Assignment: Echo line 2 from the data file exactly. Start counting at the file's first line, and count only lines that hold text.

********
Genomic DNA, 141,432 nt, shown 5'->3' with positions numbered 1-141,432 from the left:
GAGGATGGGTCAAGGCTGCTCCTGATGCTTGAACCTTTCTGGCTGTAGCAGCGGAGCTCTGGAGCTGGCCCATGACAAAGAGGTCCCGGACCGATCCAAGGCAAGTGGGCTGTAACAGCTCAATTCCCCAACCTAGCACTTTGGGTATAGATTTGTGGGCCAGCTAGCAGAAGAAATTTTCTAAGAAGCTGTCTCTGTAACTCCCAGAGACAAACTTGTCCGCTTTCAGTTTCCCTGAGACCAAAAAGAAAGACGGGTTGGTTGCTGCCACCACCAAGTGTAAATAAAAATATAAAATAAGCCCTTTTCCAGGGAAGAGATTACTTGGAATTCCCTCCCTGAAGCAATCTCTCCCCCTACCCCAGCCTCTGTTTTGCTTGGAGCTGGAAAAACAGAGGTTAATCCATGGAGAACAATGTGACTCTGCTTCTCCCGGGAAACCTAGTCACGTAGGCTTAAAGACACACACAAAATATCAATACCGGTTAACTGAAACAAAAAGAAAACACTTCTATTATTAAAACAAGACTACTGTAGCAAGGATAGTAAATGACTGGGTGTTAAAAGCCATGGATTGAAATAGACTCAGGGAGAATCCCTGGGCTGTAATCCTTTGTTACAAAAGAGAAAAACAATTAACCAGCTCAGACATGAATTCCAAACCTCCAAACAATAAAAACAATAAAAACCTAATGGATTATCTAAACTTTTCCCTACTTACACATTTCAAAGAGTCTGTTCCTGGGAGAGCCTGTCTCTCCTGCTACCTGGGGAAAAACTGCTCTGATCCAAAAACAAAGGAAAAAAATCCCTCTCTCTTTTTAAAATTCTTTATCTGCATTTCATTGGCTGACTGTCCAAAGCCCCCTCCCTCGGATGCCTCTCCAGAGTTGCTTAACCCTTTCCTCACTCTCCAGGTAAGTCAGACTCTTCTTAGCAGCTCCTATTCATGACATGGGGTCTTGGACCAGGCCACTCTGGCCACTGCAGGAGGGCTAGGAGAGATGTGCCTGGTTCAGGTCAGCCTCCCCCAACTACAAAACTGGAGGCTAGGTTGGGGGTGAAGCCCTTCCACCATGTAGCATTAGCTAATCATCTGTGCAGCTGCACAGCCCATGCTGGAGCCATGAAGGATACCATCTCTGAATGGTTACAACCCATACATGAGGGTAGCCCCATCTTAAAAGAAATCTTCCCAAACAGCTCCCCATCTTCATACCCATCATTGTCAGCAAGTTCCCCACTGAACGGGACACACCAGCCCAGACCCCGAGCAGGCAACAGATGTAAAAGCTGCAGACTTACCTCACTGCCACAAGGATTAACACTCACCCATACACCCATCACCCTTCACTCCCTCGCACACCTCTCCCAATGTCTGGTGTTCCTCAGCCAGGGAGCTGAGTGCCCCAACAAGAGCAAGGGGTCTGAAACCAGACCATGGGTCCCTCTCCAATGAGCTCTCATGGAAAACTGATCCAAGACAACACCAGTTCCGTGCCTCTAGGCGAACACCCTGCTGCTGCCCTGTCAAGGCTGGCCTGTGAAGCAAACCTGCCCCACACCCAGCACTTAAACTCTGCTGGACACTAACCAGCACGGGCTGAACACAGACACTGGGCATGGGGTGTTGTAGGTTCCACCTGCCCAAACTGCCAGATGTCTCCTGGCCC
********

GAGGATGGGTCAAGGCTGCTCCTGATGCTTGAACCTTTCTGGCTGTAGCAGCGGAGCTCTGGAGCTGGCCCATGACAAAGAGGTCCCGGACCGATCCAAGGCAAGTGGGCTGTAACAGCTCAATTCCCCAACCTAGCACTTTGGGTATAGATTTGTGGGCCAGCTAGCAGAAGAAATTTTCTAAGAAGCTGTCTCTGTAACTCCCAGAGACAAACTTGTCCGCTTTCAGTTTCCCTGAGACCAAAAAGAAAGACGGGTTGGTTGCTGCCACCACCAAGTGTAAATAAAAATATAAAATAAGCCCTTTTCCAGGGAAGAGATTACTTGGAATTCCCTCCCTGAAGCAATCTCTCCCCCTACCCCAGCCTCTGTTTTGCTTGGAGCTGGAAAAACAGAGGTTAATCCATGGAGAACAATGTGACTCTGCTTCTCCCGGGAAACCTAGTCACGTAGGCTTAAAGACACACACAAAATATCAATACCGGTTAACTGAAACAAAAAGAAAACACTTCTATTATTAAAACAAGACTACTGTAGCAAGGATAGTAAATGACTGGGTGTTAAAAGCCATGGATTGAAATAGACTCAGGGAGAATCCCTGGGCTGTAATCCTTTGTTACAAAAGAGAAAAACAATTAACCAGCTCAGACATGAATTCCAAACCTCCAAACAATAAAAACAATAAAAACCTAATGGATTATCTAAACTTTTCCCTACTTACACATTTCAAAGAGTCTGTTCCTGGGAGAGCCTGTCTCTCCTGCTACCTGGGGAAAAACTGCTCTGATCCAAAAACAAAGGAAAAAAATCCCTCTCTCTTTTTAAAATTCTTTATCTGCATTTCATTGGCTGACTGTCCAAAGCCCCCTCCCTCGGATGCCTCTCCAGAGTTGCTTAACCCTTTCCTCACTCTCCAGGTAAGTCAGACTCTTCTTAGCAGCTCCTATTCATGACATGGGGTCTTGGACCAGGCCACTCTGGCCACTGCAGGAGGGCTAGGAGAGATGTGCCTGGTTCAGGTCAGCCTCCCCCAACTACAAAACTGGAGGCTAGGTTGGGGGTGAAGCCCTTCCACCATGTAGCATTAGCTAATCATCTGTGCAGCTGCACAGCCCATGCTGGAGCCATGAAGGATACCATCTCTGAATGGTTACAACCCATACATGAGGGTAGCCCCATCTTAAAAGAAATCTTCCCAAACAGCTCCCCATCTTCATACCCATCATTGTCAGCAAGTTCCCCACTGAACGGGACACACCAGCCCAGACCCCGAGCAGGCAACAGATGTAAAAGCTGCAGACTTACCTCACTGCCACAAGGATTAACACTCACCCATACACCCATCACCCTTCACTCCCTCGCACACCTCTCCCAATGTCTGGTGTTCCTCAGCCAGGGAGCTGAGTGCCCCAACAAGAGCAAGGGGTCTGAAACCAGACCATGGGTCCCTCTCCAATGAGCTCTCATGGAAAACTGATCCAAGACAACACCAGTTCCGTGCCTCTAGGCGAACACCCTGCTGCTGCCCTGTCAAGGCTGGCCTGTGAAGCAAACCTGCCCCACACCCAGCACTTAAACTCTGCTGGACACTAACCAGCACGGGCTGAACACAGACACTGGGCATGGGGTGTTGTAGGTTCCACCTGCCCAAACTGCCAGATGTCTCCTGGCCC